On 24 April, Secretary-General of the Supreme Council of Antiquities (SCA) Dr. Mustafa Waziri announced the launching of development operations for the archaeological Gabḥānah [Gunpowder Magazine] of Muhammad Ali Pasha. Waziri indicated that these development operations will continue for six months and that they align with the efforts of the Ministry of Local Development to develop the residential area surrounding the Gunpowder Magazine, known as the Stable of Antar, an Old Cairo district.
The SCA has not yet announced its final decision on the anticipated use of the Gabḥānah upon the completion of development works, which opens the door for dialogue on the best possible uses of the Gabḥānah given its nature and the area in which it is located.
History of the Gabḥānah
In late March 1824, the Citadel of Cairo, also known as Salah Al-Din Citadel, experienced a massive explosion in the Gunpowder Magazine, which claimed the lives of about 4,000 troops and civilians and resulted in the destruction of the majority of buildings in the Citadel and 50 residential houses in the neighboring areas. The explosion led Muhammad Ali to consider transferring the Gunpowder Magazine to another location, away from the Citadel’s facilities and the local population. A desert hill, located 4 km to the southeast of the citadel was chosen as the new premises for the Gunpowder Magazine.
Construction works continued approximately for four years (1824-1829). The new Gabḥānah was designed as a rectangular fort with a large courtyard covering an area of 5 feddans. In the middle of this courtyard, a storage structure was built on an area of 2,350 meters, custom-built to lower the temperature, which would help reduce the chances of explosions to the absolute minimum. For instance, windows were designed to allow natural light into the building while blocking the direct sunlight that would cause the gunpowder to get overheated and blaze up. For air conditioning purposes, the building was surrounded by underground water cisterns that served as a natural conditioner.
The Gabḥānah continued to serve as a center for storage of the Egyptian Army’s gunpowder for nearly eight decades. However, with the development of military armament technologies and the change of the political situation in the country, the Gabḥānah was abandoned. Probably, the Gabḥānah was definitively closed during the reign of Khedive Abbas Helmy II but it continued to be used as temporary premises for the camel police for decades later. Subsequently, it was informally utilized by the population as stables for beasts and was also used in filming the exterior scenes of several drama films such as Al Nasser Salah Al-Din in 1963.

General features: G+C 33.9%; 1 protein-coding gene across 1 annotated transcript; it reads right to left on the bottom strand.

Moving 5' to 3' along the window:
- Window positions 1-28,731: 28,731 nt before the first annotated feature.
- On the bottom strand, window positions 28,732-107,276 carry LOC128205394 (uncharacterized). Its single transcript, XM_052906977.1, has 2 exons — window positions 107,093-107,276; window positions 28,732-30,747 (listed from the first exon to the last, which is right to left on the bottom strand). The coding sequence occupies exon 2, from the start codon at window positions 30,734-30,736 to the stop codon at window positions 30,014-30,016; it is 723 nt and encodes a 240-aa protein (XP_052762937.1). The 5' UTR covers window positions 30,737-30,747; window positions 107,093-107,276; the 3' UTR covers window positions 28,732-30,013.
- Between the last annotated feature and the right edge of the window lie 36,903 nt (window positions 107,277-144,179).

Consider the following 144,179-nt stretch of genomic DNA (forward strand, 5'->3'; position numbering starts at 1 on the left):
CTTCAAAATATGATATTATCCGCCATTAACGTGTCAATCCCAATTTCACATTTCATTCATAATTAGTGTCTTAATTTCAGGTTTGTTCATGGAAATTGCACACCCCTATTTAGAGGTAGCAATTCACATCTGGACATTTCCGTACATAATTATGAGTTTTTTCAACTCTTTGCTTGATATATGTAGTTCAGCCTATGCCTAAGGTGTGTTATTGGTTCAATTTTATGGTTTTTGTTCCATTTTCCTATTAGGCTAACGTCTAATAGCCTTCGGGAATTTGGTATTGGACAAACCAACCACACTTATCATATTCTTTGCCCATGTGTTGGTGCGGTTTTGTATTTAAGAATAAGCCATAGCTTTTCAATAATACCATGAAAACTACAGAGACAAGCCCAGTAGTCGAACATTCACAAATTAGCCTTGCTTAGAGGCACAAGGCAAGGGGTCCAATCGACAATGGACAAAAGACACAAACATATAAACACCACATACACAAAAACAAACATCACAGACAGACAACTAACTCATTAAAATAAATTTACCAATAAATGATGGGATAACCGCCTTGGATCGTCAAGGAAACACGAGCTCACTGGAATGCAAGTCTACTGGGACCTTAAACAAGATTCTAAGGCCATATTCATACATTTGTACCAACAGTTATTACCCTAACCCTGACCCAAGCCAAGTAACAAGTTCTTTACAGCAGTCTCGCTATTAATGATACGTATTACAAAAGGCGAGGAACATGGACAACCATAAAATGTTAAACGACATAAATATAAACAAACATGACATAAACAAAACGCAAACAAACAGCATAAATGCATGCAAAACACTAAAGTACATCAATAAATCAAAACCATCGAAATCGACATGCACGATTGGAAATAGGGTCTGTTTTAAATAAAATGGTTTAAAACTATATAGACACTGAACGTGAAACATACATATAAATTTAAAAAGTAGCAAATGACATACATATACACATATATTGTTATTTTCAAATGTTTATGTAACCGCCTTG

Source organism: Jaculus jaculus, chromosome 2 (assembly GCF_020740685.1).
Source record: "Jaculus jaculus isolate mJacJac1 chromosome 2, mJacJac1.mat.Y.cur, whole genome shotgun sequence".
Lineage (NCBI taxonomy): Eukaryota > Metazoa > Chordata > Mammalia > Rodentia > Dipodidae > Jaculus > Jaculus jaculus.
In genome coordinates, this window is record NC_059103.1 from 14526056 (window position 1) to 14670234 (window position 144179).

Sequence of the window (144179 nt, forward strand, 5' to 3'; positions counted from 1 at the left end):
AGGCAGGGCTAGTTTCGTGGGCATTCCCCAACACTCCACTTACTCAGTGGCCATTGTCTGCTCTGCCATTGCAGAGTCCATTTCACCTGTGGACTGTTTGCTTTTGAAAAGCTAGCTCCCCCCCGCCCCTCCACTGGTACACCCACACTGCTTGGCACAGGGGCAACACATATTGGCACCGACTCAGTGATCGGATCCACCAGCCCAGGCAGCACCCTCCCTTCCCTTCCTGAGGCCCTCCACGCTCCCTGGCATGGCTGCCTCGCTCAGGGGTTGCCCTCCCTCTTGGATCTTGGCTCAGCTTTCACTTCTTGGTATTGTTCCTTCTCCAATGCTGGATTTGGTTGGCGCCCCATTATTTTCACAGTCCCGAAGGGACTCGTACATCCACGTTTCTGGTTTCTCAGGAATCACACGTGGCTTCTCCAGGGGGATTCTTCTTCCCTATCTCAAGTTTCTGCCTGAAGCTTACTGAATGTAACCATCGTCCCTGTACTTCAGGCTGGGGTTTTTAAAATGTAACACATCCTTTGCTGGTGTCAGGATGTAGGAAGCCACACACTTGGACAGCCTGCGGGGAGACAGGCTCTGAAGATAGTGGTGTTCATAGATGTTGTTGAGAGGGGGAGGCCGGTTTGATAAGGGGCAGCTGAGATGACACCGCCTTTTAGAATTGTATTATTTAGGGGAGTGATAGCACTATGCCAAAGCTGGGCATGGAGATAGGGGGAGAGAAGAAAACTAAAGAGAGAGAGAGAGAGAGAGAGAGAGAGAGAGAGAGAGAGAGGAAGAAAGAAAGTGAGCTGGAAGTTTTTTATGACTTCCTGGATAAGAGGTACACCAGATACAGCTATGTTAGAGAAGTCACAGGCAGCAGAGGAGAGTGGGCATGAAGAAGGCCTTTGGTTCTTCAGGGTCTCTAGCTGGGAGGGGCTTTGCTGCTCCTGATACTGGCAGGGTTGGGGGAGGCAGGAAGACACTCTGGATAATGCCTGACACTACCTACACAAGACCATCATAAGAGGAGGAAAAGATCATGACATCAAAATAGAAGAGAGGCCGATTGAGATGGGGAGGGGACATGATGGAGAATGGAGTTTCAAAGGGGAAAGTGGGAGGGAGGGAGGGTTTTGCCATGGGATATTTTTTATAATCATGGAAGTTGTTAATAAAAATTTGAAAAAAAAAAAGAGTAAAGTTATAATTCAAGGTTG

The Gabḥānah Trapped in Negligence
In the 1970s, improvised housing grew in the area and continued to expand, forming the current residential block known as the Stable of Antar. The Stable of Antar is classified as one of the disadvantaged areas in Greater Cairo and it lacks cultural, sports, and service institutions. State agencies have also monitored a large set of residential buildings that endangers the lives of residents in this area, most of which are located on the western edge of the Stable of Antar plateau.
The dire poverty that the locals suffer, the high levels of illiteracy, and the lack of cultural, service, and recreational facilities, have resulted in high rates of drug trade and abuse as well as the spread of crime and violence. Combined, these social and urban conditions caused the Gabḥānah to suffer gross security and archeological negligence over the last decades, where it came under all forms of vandalism, theft, and unauthorized exploitation by the local people and its buildings came to be a den for lawbreakers, drug traffickers, and drug users.
Development Projects in the Area
From October 2017 to December 2021, the Egyptian government began implementing a comprehensive project to remove dangerous slums on the western escarpment of the Stable of Antar, on an area of 10 feddans. After Cairo obtained funding from the French Development Agency, a plan was developed to utilize the spaces resulting from the clearing of the hazardous slums, by constructing a set of public facilities that serve citizens in the areas of the Stable of Antar, Ezbet Khairallah, az-Zahraa, and Dar as -Salam.